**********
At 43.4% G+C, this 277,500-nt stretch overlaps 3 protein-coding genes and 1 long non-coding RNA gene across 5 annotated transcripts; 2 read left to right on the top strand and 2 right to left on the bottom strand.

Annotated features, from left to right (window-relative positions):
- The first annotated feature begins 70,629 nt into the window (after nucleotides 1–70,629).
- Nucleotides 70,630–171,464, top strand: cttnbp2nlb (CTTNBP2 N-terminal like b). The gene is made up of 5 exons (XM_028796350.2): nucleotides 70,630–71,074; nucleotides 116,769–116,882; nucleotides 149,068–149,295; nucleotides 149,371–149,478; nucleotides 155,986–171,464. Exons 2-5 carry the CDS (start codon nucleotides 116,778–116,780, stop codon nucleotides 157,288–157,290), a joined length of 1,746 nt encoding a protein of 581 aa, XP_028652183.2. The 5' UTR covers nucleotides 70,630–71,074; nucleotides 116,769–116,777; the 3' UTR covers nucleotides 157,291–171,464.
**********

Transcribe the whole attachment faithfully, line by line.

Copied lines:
At 43.4% G+C, this 277,500-nt stretch overlaps 3 protein-coding genes and 1 long non-coding RNA gene across 5 annotated transcripts; 2 read left to right on the top strand and 2 right to left on the bottom strand.

Annotated features, from left to right (window-relative positions):
- The first annotated feature begins 70,629 nt into the window (after nucleotides 1–70,629).
- Nucleotides 70,630–171,464, top strand: cttnbp2nlb (CTTNBP2 N-terminal like b). The gene is made up of 5 exons (XM_028796350.2): nucleotides 70,630–71,074; nucleotides 116,769–116,882; nucleotides 149,068–149,295; nucleotides 149,371–149,478; nucleotides 155,986–171,464. Exons 2-5 carry the CDS (start codon nucleotides 116,778–116,780, stop codon nucleotides 157,288–157,290), a joined length of 1,746 nt encoding a protein of 581 aa, XP_028652183.2. The 5' UTR covers nucleotides 70,630–71,074; nucleotides 116,769–116,777; the 3' UTR covers nucleotides 157,291–171,464.